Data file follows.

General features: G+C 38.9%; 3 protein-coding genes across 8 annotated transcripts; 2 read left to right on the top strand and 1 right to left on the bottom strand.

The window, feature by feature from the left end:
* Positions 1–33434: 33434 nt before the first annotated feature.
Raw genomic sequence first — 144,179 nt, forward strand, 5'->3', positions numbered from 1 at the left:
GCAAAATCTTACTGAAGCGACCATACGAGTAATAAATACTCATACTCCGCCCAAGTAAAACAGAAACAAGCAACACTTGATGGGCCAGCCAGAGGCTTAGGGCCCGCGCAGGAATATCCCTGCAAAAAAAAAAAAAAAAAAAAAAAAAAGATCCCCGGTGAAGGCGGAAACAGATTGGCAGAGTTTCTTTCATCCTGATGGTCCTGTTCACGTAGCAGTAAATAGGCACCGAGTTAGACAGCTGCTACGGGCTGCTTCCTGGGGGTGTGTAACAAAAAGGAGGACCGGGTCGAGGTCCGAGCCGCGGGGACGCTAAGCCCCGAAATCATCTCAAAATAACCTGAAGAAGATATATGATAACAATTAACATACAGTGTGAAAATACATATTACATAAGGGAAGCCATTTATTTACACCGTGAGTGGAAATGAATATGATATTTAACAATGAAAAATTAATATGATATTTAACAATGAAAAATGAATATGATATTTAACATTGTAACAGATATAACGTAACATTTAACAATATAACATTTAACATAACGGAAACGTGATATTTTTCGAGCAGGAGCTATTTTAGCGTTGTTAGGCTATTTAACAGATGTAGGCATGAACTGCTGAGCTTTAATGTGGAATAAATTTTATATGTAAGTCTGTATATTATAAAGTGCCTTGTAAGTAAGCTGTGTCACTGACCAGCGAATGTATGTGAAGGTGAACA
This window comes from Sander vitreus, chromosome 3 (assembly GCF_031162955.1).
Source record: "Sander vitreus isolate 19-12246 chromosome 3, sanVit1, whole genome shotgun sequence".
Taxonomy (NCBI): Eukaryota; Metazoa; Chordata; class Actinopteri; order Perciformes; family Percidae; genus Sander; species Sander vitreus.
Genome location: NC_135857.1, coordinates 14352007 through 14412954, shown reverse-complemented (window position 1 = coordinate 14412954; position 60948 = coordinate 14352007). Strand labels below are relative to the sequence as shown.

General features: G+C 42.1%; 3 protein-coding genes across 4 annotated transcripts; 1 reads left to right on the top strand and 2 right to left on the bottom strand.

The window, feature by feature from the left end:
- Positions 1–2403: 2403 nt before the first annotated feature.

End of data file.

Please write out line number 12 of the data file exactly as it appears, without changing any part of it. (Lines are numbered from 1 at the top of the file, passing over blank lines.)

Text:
- Positions 1–2403: 2403 nt before the first annotated feature.